Welcome to my blog! I’ve been debating the topic for my very first post. There are certainly many random things I could discuss (and believe me, I will discuss some pretty random things)… But for my first blog, I thought I’d start with writing. I’ve been in the publishing industry for over ten years and often get asked questions about the process: from how to get published to what exactly does a publicist do? So in honor of my first book being published, The Lonely Hearts Club on December 29, 2009 (mark your calendars!), I thought I would do a series of behind the scenes blogs about getting a book published: from writing to getting a publisher to editing to promotion…
So for Part 1, I’m starting at the very beginning. Writing. Many times when people ask me about getting published, they haven’t written a single word. The process of trying to get published can be overwhelming, but the best thing to do is not think about that and just write. I’m not in any way an expert on writing. I’ve only written one book (and am currently working on my second). However, I have worked with a lot of authors, and everybody seems to agree on one thing: write for yourself. Don’t write a book because you think it is “hot” at the moment or because you want to be the “next big thing.” Write for yourself and about what interests you. Everything else (demographic, finding an agent or publisher, etc.) can wait for later.
I kicked around a couple ideas before I settled on what would eventually become The Lonely Hearts Club (have I mentioned that it comes out on December 29th?). The first two ideas I contemplated making into a novel were a little bit too serious, and, quite frankly, depressing. So, I thought about what books I liked as a teen: fun books. Then one night, I had my “ah-ha” moment that gave me the idea to do a book about a girl who has had it with being treated badly by boys so she forms a non-dating club (for more on my “ah-ha” moment, check out the Back Story on LHC on my website: www.elizabetheulberg.com).
I made a ton of “rookie” mistakes while writing LHC. While I had a rough idea of what the book would be about, I didn’t have an outline when I sat down to write. Some people don’t need an outline, but I soon discovered that I do need one. I also didn’t have character studies for each of my characters; I made them up as I went (“huh, I guess this person needs a name?”). After I got through the very rough first draft (and believe me when I say it was rough. To this day, I’m still too scared to open it up and re-read it), I got some advice on the story.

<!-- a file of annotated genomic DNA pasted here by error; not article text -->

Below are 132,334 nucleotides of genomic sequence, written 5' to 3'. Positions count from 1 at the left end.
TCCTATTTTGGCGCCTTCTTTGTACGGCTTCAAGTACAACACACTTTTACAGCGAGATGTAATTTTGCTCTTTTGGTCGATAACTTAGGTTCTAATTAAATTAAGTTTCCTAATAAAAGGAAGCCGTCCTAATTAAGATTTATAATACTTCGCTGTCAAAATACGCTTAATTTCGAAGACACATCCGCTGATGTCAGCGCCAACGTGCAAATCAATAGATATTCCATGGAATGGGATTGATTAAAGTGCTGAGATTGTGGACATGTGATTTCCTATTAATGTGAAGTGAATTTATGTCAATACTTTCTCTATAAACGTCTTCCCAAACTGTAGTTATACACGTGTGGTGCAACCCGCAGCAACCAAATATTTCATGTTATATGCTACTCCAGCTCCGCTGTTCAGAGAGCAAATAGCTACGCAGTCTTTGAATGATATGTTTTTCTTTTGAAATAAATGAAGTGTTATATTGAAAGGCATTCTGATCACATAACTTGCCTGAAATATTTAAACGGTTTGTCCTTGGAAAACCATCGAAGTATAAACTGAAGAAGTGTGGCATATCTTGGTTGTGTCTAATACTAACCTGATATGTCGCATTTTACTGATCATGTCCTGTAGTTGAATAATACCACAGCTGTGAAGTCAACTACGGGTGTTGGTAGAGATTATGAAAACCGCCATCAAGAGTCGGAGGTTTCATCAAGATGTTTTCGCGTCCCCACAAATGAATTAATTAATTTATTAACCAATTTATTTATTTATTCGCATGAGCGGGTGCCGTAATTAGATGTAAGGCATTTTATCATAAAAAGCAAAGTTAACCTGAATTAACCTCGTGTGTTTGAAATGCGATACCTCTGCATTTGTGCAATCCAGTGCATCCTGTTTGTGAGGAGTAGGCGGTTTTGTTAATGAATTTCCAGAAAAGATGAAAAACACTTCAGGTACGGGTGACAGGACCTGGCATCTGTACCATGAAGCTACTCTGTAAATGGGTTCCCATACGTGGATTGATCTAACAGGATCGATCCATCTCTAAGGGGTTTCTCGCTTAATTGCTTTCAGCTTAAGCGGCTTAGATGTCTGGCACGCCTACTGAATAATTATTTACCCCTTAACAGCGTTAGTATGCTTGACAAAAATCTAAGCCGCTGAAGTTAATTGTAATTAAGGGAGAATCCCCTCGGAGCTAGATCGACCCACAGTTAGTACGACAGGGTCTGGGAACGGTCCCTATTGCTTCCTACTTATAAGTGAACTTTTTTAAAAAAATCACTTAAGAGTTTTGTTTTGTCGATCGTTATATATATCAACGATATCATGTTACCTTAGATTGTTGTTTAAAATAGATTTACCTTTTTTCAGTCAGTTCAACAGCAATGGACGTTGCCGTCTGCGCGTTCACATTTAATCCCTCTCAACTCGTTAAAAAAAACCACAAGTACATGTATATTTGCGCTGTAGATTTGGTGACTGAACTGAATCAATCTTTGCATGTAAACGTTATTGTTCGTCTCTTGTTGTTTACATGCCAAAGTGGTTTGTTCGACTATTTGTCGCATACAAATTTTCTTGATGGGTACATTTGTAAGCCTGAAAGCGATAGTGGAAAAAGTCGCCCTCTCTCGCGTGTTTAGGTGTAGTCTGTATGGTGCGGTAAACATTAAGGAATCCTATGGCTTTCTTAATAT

I am very fortunate to have several friends in the publishing industry who were great readers (meaning they would read and have lots of suggestions on how to improve the book, from character development to pacing to story arc). Having trusted people read your work is a very important step regardless of what industry they work in. Criticism is a way to improve on your work. I found it frustrating when someone would read a draft and not have anything to critique, especially since I knew that the book needed a lot of work.
And A LOT of work is exactly what took place during the next few drafts (and years!). I did a new outline before every draft. I tightened up some plot lines, while I expanded on others. I also worked on defining characters more clearly. Two of the best pieces of advice I got was to 1) spend my commute to work each day with one of my characters and 2) go through each character’s closet – what’s in it, what wouldn’t they want others to see, etc. All of this was figuratively, of course! So each day as I was on the train or bus, I would pretend I was sitting next to one of my characters and have a conversation with them in my mind. This helped to really figure out who they were outside of the confines of the story, which would then enhance the story overall. This took loads of effort and time, but in the end, it was worth it.
When I say that you have to write for yourself and what interests you, I really mean it. I had to write several different versions of The Lonely Hearts Club before it was ready to be sent out to publishing houses. I’ve probably read the book around 60-70 times. If it wasn’t something I believed in or even genuinely liked, I would have lost my mind (although my mental state is always questionable…).
Once you have the best possible draft you can produce, then you take the next step, which is finding a literary agent. More on that in Part 2 of Behind the Book… coming soon!